B. Analysis

Defendants, who concede that they did not timely request a jury trial pursuant to Rule 38(b), argue that this Court should grant them relief from waiver pursuant to Rule 39(b). Defendants maintain that their failure to timely request a jury trial was not simply due to mere oversight or inadvertence, but rather due to the "extraordinary delay that defendants faced in obtaining meaningful discovery" because that delay "affected the course of proceedings." Defs.' Mot. in Supp. of Mot. for Jury Trial, 2. Defendants note that it was not until the March 6, 2014 discovery hearing that Plaintiff "was finally forced to disclose" the contact information for the individuals named in Exhibit A to the First Amended Complaint. Defendants state that it was not until that time that they learned that Plaintiff lacked current contact information for those Exhibit A individuals and thus, that Plaintiff may not be able to support its unpaid wage claims with the testimony of those witnesses. According to Defendants, this "new information" made the factual disputes that had been present from early stages in the case even more central and thus made a trial to a jury important to Defendants. Thus, this delayed response was not mere inadvertence. Defendants also complain that they were not able to take depositions of the individuals listed in Exhibit A until the discovery motions were resolved.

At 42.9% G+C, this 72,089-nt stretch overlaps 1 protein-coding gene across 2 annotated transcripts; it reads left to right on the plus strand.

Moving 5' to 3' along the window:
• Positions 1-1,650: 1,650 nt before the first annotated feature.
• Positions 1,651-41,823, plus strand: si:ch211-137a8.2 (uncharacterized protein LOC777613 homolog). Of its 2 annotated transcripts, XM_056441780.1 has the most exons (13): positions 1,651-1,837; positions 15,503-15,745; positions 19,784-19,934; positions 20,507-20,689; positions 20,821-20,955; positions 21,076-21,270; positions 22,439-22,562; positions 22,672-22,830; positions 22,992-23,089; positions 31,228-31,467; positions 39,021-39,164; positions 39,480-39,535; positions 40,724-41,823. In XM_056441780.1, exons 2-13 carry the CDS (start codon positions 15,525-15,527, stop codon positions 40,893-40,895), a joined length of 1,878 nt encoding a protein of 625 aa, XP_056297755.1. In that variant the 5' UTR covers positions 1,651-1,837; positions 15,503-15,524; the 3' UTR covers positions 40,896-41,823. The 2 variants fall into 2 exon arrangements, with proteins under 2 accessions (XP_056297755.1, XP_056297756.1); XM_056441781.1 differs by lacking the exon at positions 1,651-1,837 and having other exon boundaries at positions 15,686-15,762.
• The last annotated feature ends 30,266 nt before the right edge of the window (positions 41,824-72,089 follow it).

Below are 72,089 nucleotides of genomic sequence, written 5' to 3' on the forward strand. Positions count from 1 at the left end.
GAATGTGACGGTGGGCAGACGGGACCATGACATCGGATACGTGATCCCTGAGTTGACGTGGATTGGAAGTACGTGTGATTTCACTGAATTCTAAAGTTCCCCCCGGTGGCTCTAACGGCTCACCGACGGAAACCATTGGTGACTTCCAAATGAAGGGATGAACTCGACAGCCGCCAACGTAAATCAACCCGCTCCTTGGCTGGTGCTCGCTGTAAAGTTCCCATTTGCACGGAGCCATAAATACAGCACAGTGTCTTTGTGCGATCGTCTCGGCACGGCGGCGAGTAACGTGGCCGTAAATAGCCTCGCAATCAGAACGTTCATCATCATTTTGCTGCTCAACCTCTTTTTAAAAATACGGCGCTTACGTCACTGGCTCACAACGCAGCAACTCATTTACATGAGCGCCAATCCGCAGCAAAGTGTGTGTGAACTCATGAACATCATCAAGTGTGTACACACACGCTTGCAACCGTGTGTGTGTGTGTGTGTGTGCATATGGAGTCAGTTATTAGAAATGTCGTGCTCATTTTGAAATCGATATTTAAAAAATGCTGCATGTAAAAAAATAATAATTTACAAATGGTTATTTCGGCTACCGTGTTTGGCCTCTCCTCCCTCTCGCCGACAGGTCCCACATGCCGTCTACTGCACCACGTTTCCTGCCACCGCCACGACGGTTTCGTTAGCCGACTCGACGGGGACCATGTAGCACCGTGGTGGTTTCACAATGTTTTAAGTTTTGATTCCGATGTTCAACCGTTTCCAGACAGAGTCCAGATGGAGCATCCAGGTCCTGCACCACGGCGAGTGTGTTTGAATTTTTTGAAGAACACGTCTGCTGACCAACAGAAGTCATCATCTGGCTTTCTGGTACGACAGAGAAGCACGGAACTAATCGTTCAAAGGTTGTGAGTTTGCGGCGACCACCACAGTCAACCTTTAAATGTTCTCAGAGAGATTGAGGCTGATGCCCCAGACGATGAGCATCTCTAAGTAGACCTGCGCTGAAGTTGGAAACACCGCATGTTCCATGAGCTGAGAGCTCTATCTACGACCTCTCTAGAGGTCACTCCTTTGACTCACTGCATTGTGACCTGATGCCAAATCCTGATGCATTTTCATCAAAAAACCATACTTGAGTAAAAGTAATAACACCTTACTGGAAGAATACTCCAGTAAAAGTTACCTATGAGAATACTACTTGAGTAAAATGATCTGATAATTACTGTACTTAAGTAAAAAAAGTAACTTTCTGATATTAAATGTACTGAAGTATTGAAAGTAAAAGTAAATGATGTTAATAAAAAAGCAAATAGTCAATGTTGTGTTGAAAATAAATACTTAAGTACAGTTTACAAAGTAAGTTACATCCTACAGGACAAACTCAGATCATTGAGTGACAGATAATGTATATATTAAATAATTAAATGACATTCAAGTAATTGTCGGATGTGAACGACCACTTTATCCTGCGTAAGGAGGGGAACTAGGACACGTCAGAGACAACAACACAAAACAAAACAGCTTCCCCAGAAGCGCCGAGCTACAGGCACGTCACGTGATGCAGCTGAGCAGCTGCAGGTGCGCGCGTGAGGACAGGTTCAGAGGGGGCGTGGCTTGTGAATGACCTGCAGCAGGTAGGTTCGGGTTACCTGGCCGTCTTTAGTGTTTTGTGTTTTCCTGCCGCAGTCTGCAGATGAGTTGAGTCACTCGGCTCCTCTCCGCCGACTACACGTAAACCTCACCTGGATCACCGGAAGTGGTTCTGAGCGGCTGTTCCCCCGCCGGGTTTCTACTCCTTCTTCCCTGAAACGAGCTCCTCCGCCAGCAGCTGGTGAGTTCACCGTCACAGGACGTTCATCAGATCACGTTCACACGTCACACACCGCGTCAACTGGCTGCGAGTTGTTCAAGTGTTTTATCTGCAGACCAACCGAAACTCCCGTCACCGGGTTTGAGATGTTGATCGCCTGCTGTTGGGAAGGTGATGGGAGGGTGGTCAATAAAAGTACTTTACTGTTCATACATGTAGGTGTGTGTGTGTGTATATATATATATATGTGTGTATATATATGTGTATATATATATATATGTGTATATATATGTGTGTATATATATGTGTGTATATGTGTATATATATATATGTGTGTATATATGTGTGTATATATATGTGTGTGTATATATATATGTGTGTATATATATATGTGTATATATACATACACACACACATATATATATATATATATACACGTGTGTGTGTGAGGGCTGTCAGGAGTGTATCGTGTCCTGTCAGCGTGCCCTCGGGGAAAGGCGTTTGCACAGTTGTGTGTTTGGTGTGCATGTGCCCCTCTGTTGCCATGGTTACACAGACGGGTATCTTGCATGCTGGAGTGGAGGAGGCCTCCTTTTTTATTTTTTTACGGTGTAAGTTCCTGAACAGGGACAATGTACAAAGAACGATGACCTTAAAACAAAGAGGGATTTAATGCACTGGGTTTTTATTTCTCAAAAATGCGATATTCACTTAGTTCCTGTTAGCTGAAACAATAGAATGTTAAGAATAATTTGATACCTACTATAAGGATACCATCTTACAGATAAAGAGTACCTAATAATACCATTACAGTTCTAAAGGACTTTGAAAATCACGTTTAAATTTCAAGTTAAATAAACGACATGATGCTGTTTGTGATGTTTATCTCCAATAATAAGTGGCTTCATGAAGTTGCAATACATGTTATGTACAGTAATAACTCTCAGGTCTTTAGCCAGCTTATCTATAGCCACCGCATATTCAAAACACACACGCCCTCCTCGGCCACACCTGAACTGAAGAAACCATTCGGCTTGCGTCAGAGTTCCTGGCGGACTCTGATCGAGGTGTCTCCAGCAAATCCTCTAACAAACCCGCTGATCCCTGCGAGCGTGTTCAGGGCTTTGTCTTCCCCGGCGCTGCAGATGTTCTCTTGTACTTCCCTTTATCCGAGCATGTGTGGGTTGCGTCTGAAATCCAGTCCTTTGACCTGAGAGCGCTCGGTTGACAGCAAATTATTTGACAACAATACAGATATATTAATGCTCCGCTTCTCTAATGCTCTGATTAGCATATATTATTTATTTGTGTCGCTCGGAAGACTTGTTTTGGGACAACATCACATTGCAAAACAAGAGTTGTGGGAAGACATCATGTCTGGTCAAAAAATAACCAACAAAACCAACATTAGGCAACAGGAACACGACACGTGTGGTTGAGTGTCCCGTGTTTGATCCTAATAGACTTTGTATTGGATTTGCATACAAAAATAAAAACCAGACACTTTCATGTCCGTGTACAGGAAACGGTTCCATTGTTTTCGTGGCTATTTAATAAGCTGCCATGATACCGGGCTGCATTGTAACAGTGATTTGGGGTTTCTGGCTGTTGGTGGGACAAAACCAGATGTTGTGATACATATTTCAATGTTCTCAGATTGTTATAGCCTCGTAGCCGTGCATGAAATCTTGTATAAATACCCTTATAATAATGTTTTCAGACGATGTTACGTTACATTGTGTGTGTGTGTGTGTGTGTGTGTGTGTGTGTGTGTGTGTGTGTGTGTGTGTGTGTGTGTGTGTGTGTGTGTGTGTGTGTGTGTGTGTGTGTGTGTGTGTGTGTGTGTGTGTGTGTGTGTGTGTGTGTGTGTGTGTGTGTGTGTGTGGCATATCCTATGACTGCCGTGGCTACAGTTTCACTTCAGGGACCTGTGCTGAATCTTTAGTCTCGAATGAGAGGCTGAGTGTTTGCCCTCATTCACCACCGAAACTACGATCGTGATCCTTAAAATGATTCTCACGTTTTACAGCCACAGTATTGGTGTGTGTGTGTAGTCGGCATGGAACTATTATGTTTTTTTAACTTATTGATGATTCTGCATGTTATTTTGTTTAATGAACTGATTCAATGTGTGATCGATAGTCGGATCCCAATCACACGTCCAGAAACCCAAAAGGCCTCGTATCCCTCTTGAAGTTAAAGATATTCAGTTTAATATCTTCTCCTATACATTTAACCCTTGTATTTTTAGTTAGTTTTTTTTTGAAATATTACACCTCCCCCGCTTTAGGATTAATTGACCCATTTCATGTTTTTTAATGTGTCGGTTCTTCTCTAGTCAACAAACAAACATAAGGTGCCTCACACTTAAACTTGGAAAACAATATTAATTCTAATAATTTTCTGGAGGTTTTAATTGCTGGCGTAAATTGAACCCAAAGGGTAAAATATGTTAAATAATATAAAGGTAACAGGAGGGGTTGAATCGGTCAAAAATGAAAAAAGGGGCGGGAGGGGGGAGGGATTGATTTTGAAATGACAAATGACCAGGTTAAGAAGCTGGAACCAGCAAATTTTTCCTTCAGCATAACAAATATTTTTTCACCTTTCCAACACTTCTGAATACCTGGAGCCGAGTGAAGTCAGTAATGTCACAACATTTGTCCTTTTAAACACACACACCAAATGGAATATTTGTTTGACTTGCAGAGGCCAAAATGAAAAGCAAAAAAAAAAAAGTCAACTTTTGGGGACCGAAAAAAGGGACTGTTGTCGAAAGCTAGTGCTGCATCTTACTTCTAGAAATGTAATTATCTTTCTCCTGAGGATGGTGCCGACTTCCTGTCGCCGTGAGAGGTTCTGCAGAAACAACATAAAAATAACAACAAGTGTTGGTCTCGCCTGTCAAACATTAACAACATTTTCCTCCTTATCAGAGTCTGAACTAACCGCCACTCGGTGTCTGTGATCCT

In response, Plaintiff contends that Defendants overstate the significance of alleged "new information" and that their failure to request a jury trial is the result of nothing more than oversight or inadvertence. Plaintiff argues that Defendants' tenth affirmative defense, alleging that some workers would be barred from receiving damages sought by Plaintiff because they misrepresented their hours of work and deceived Defendants in regards to their activities during working hours, demonstrates that Defendants were aware when they filed their answer in July, 2013 that factual issues related to workers' misrepresentations would be at issue in trial. Plaintiff also argues that Defendants have known since Plaintiff filed his Complaint that he alleges Defendants failed to pay overtime and misclassified employees as independent contractors.